Note that you can’t delay Medicare enrollment without penalty if your employer-sponsored coverage comes from retiree benefits or COBRA, as these do not count as active employment. It also doesn’t count if you work beyond age 65 but receive retiree benefits from a former employer. You or your spouse must be actively working for the employer that provides your health insurance in order to delay Medicare enrollment without owing the late penalty.
If you choose to sign up for Medicare and have employer coverage that is primary, you will have to pay the Medicare Part B premium of $148.50 per month (in 2021). Of course, your out-of-pocket costs will be minimal (and may be zero). Whether that's worth the monthly premium depends on your unique situation.
However, we nearly always recommend applying for Medicare Part A if you qualify for premium-free. The only exception is if you contribute to a health savings account (HSA). You may not contribute to a health savings account and have any part of Medicare. If you have an HSA and plan to sign up for Medicare when you turn 65, talk to your benefits administrator.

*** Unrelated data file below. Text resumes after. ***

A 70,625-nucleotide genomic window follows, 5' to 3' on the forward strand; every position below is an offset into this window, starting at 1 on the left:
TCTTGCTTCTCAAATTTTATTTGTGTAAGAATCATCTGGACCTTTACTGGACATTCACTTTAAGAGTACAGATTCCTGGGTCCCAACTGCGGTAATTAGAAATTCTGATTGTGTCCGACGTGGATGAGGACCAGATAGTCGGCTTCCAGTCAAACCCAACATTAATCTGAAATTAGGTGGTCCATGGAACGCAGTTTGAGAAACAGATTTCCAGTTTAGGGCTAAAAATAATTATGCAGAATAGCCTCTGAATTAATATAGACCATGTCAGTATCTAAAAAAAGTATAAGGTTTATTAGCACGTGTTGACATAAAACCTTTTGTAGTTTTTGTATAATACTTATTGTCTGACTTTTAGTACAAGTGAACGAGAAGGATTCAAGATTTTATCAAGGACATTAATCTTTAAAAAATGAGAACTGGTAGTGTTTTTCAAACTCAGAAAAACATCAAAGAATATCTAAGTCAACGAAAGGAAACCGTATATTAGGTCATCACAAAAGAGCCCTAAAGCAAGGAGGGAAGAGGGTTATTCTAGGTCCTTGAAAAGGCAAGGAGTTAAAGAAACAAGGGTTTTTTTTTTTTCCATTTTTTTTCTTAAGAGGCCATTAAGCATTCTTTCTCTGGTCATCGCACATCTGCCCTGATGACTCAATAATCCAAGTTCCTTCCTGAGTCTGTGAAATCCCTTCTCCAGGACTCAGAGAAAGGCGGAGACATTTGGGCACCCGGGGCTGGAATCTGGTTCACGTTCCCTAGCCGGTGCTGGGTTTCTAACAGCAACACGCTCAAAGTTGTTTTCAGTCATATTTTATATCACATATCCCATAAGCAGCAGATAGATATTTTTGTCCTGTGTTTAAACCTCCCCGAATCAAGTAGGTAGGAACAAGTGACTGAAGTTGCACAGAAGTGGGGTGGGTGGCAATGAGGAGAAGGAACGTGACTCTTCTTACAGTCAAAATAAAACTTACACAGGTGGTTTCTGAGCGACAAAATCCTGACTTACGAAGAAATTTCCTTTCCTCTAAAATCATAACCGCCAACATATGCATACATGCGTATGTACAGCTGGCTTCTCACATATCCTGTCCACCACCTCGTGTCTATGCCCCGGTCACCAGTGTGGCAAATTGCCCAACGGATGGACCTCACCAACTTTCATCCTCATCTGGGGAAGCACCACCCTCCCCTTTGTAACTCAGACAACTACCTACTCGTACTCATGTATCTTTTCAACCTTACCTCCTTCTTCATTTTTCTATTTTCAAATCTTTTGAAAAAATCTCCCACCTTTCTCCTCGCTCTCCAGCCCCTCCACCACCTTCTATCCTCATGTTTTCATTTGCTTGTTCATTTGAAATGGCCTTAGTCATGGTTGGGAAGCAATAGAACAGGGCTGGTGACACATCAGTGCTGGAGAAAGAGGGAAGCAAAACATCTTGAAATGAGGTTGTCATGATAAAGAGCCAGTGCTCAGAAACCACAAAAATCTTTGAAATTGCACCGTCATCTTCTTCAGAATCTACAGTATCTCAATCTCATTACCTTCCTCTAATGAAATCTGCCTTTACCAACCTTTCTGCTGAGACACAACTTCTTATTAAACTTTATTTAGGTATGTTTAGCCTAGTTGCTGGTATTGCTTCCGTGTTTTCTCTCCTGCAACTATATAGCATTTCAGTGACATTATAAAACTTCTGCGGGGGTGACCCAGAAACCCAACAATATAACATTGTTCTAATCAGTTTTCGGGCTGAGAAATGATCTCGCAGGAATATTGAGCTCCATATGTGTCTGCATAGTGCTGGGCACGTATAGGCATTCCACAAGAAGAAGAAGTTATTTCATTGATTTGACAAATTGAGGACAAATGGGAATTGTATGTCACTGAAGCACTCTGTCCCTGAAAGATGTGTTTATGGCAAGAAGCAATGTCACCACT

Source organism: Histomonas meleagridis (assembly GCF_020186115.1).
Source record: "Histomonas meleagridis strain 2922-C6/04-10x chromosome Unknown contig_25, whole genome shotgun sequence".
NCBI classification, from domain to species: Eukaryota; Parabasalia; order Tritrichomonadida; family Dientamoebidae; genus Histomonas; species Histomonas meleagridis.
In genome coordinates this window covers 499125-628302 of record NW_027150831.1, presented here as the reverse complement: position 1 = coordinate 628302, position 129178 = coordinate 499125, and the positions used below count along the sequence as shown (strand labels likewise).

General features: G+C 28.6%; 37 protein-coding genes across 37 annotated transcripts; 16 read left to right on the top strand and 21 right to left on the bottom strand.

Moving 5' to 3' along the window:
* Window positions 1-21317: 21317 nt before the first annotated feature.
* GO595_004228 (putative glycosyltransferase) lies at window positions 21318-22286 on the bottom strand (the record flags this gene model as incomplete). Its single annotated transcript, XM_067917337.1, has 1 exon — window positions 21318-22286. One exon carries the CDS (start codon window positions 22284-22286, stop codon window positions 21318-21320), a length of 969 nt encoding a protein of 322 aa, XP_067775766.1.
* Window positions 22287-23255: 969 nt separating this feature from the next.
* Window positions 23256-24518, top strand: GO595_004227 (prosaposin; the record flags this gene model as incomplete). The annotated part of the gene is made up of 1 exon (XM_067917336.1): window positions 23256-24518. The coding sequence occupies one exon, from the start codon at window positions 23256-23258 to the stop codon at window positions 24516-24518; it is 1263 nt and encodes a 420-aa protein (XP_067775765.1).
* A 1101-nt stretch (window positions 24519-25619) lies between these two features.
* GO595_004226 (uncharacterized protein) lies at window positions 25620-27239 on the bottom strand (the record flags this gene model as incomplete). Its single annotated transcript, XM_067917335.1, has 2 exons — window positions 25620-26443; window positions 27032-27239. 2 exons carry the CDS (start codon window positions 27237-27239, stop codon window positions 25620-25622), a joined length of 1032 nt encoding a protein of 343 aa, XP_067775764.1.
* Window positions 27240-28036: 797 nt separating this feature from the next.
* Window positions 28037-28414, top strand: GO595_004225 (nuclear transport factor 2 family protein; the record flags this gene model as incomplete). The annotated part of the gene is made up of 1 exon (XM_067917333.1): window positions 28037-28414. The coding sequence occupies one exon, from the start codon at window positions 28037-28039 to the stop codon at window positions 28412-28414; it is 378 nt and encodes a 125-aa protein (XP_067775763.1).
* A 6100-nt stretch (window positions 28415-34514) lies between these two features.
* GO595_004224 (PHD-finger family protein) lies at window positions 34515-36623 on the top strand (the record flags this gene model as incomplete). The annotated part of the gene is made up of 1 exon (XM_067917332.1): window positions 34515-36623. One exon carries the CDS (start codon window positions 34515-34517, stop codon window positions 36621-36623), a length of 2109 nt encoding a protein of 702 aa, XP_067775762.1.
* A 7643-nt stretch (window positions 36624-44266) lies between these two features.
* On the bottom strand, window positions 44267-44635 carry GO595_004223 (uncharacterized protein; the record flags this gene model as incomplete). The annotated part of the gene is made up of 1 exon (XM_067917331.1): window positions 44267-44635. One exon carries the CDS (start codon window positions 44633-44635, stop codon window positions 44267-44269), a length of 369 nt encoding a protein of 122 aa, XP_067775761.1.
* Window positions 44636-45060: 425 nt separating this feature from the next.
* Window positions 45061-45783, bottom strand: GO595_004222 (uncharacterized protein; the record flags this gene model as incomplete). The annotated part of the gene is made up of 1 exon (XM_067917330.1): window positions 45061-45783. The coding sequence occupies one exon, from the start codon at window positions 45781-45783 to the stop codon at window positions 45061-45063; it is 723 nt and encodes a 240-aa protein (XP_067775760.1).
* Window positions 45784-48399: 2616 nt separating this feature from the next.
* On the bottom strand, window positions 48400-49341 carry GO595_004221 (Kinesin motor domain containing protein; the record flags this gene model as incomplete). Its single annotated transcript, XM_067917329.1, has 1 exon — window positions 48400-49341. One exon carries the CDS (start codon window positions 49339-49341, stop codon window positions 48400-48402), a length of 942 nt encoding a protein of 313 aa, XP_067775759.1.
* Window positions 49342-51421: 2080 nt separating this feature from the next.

If you work for a company with fewer than 20 employees, the group health plan sponsored by your employer becomes the secondary payer when you become eligible for Medicare, making Medicare the primary payer.
When Medicare is the primary payer, your employer-sponsored plan only pays whatever is owed after Medicare pays its share. Typically, this amounts to 80% of the Medicare-approved amount for a particular service. If you don't sign up for Medicare, your employer plan would pay its 20%, leaving you responsible for what should have been Medicare's 80%. That's why we encourage people to enroll in Part A and Part B when they're eligible.